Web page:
Professor Stephen Bainbridge recently expressed the hope that Caremark liability will not become routine. "Caremark" refers to Chancellor Allen's decision in In re Caremark Int'l. Deriv. Litig., 698 A.2d 959 (1996) in which he found that directors could be liable for failures of oversight. Professor Bainbridge, however, doesn't blame Chancellor Allen for the subsequent efflorescence of Caremark claims:
Although a quarter century has passed, the California courts have yet to adopt Caremark as the standard of liability for directors of California corporations. There are only two reported appellate decisions that mention the case. One, Leyte-Vidal v. Semel, 220 Cal. App. 4th 1001 (2013), applies Delaware law. The other, Robbins v. Alibrandi, 127 Cal. App. 4th 438 (2005), cites Caremark only as to the standard of review applicable to settlements.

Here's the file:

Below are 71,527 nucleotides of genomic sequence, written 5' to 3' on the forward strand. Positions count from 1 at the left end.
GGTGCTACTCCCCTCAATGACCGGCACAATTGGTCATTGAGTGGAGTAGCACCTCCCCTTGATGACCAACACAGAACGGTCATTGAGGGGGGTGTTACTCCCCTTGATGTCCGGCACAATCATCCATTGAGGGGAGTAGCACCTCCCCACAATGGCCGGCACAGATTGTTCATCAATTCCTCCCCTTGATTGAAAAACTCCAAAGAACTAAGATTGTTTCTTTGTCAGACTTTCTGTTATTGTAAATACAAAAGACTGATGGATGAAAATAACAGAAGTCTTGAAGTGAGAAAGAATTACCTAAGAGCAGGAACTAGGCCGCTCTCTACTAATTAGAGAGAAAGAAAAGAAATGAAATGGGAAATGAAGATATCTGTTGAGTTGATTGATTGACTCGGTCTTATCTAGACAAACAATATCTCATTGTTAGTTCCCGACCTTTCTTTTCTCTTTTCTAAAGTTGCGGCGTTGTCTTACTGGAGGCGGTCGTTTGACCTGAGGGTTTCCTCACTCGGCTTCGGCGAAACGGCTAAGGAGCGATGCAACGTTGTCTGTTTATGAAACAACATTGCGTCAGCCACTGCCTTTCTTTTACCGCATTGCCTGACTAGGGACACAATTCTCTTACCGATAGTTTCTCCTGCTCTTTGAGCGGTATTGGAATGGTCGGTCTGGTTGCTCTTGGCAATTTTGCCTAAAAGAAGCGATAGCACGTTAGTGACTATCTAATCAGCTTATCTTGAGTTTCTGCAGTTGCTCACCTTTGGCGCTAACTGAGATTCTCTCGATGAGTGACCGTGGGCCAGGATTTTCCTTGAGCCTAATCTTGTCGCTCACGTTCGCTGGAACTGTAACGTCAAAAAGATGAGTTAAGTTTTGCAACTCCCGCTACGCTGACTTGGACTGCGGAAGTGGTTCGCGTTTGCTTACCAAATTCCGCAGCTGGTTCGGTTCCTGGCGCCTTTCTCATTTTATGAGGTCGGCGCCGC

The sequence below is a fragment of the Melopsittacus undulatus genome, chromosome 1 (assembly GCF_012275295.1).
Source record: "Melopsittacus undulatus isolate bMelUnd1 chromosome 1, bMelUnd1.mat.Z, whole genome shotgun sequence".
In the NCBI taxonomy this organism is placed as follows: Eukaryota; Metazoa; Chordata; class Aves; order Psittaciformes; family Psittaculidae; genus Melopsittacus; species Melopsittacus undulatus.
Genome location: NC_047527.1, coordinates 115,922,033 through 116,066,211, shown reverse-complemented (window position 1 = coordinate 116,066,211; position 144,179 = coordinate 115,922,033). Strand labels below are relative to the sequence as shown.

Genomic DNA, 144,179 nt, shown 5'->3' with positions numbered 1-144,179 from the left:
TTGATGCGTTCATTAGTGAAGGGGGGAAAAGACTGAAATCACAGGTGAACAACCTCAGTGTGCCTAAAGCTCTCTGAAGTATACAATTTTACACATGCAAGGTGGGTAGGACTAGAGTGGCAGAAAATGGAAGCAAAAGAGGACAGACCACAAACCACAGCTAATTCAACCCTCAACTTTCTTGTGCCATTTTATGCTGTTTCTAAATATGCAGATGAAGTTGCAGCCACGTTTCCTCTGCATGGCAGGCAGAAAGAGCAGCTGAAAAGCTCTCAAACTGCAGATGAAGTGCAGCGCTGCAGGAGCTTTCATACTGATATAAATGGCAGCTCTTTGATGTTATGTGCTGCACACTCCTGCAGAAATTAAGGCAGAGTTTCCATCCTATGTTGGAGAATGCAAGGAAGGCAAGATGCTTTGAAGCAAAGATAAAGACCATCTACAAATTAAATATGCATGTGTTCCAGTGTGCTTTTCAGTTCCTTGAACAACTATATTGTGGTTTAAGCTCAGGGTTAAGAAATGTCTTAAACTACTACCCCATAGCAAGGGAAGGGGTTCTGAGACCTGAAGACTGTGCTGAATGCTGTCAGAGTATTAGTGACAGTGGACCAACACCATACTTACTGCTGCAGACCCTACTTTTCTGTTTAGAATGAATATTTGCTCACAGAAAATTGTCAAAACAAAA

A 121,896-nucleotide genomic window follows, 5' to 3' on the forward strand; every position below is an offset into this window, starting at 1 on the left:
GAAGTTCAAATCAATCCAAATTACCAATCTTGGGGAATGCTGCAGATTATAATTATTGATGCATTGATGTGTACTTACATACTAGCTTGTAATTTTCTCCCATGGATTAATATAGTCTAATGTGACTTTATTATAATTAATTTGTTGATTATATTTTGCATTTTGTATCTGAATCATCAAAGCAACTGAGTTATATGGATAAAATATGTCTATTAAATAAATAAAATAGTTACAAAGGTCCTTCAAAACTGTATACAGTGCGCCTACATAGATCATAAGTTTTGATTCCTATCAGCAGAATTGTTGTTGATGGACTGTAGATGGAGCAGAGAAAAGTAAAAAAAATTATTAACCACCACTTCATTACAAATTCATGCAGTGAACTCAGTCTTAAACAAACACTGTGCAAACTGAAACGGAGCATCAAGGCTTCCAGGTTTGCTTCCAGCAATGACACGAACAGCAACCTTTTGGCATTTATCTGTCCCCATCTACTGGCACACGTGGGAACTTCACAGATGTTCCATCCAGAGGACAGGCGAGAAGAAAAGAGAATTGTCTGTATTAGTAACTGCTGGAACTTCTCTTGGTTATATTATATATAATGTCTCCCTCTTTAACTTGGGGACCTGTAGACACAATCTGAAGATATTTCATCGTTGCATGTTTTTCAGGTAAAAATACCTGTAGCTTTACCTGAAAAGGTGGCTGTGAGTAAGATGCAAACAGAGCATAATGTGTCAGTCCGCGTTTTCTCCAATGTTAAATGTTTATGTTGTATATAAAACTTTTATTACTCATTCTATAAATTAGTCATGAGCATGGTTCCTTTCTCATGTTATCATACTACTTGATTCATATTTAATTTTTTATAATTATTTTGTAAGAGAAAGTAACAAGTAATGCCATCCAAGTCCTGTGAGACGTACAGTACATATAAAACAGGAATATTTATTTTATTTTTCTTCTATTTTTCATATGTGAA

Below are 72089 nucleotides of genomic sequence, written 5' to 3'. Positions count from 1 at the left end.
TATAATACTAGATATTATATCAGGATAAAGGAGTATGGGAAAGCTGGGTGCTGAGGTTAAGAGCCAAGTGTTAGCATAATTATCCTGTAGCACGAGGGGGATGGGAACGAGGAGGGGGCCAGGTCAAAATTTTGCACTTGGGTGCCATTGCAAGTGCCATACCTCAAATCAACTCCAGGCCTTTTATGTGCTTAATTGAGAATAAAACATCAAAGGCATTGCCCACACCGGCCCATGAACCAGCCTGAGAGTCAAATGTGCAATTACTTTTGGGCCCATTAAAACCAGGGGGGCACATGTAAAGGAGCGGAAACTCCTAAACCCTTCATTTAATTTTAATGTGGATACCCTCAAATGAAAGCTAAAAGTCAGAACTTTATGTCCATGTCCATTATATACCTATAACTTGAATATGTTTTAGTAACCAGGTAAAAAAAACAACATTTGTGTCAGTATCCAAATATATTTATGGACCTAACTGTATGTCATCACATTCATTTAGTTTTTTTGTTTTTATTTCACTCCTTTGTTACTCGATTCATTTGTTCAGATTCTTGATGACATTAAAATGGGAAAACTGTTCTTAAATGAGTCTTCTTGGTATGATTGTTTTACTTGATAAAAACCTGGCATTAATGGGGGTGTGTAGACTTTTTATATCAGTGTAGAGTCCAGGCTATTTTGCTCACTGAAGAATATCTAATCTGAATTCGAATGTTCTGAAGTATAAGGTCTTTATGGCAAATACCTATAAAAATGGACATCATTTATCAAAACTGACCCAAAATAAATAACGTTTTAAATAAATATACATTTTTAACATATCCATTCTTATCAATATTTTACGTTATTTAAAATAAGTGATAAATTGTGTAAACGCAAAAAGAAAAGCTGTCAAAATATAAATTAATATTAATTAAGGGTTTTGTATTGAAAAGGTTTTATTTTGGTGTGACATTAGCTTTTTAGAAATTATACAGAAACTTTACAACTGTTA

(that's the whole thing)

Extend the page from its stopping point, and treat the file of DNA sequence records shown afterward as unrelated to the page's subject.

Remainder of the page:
"I blame Leo Strine (in the friendliest possible way). His opinion in Guttman v. Huang recharacterized Caremark as a duty of loyalty case instead of a day of care case. Once the Delaware Supreme Court swallowed that in Stone v. Ritter we faced the potential of a slippery slope in which Caremark could go from being the hardest corporate law claim to prove to a potentially crippling source of liability."